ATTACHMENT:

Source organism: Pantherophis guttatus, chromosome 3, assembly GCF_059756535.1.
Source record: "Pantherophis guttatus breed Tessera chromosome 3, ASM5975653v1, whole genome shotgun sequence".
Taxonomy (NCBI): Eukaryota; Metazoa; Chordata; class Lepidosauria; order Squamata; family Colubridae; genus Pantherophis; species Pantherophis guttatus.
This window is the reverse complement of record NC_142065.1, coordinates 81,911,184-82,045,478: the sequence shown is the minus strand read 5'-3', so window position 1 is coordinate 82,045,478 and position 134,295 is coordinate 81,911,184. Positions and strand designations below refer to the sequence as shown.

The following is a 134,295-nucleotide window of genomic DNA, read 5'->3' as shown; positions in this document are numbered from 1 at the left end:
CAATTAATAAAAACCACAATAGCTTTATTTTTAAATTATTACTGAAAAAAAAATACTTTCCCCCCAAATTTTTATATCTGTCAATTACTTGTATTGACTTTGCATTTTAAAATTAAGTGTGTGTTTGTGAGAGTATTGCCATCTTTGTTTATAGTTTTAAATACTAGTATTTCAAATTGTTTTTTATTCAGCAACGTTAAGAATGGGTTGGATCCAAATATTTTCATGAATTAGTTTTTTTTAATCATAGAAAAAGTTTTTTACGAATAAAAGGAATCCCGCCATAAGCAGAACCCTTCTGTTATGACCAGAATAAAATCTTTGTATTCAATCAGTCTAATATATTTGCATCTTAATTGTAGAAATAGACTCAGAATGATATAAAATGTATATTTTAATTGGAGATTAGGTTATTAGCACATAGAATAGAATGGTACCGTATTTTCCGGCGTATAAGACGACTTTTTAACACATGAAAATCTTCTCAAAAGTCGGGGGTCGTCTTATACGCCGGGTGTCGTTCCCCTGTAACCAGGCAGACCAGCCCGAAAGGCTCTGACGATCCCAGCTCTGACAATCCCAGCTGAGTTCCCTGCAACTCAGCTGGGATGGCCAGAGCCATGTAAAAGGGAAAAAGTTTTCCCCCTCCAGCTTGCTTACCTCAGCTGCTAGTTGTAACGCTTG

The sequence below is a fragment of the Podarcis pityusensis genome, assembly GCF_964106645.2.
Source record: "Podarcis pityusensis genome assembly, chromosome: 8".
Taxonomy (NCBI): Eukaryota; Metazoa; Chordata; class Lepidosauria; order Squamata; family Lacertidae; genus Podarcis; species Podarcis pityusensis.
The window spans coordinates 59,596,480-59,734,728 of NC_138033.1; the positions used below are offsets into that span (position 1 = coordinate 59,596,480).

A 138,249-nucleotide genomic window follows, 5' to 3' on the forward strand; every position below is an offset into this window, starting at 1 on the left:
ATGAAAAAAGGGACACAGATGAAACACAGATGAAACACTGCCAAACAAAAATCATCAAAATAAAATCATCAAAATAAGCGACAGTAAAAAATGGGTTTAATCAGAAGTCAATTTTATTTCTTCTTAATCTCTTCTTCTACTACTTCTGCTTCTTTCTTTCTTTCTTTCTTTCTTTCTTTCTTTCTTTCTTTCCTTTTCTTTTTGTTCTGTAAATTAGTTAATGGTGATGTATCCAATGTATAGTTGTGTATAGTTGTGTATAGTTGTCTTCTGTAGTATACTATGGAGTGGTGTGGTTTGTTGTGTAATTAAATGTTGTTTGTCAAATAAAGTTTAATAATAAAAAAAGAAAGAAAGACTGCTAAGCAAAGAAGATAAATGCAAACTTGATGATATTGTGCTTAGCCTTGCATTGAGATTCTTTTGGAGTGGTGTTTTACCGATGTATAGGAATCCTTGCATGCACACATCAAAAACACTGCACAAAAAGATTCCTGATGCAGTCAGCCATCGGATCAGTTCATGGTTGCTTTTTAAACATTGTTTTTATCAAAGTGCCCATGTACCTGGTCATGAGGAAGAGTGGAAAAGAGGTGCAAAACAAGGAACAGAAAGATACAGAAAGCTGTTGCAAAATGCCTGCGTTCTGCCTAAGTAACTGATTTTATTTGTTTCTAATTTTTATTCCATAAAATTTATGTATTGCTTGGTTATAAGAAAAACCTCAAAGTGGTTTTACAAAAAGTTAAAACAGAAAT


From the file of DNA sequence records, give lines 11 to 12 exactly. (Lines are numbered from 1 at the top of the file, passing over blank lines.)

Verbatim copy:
A 138,249-nucleotide genomic window follows, 5' to 3' on the forward strand; every position below is an offset into this window, starting at 1 on the left:
ATGAAAAAAGGGACACAGATGAAACACAGATGAAACACTGCCAAACAAAAATCATCAAAATAAAATCATCAAAATAAGCGACAGTAAAAAATGGGTTTAATCAGAAGTCAATTTTATTTCTTCTTAATCTCTTCTTCTACTACTTCTGCTTCTTTCTTTCTTTCTTTCTTTCTTTCTTTCTTTCTTTCTTTCCTTTTCTTTTTGTTCTGTAAATTAGTTAATGGTGATGTATCCAATGTATAGTTGTGTATAGTTGTGTATAGTTGTCTTCTGTAGTATACTATGGAGTGGTGTGGTTTGTTGTGTAATTAAATGTTGTTTGTCAAATAAAGTTTAATAATAAAAAAAGAAAGAAAGACTGCTAAGCAAAGAAGATAAATGCAAACTTGATGATATTGTGCTTAGCCTTGCATTGAGATTCTTTTGGAGTGGTGTTTTACCGATGTATAGGAATCCTTGCATGCACACATCAAAAACACTGCACAAAAAGATTCCTGATGCAGTCAGCCATCGGATCAGTTCATGGTTGCTTTTTAAACATTGTTTTTATCAAAGTGCCCATGTACCTGGTCATGAGGAAGAGTGGAAAAGAGGTGCAAAACAAGGAACAGAAAGATACAGAAAGCTGTTGCAAAATGCCTGCGTTCTGCCTAAGTAACTGATTTTATTTGTTTCTAATTTTTATTCCATAAAATTTATGTATTGCTTGGTTATAAGAAAAACCTCAAAGTGGTTTTACAAAAAGTTAAAACAGAAAT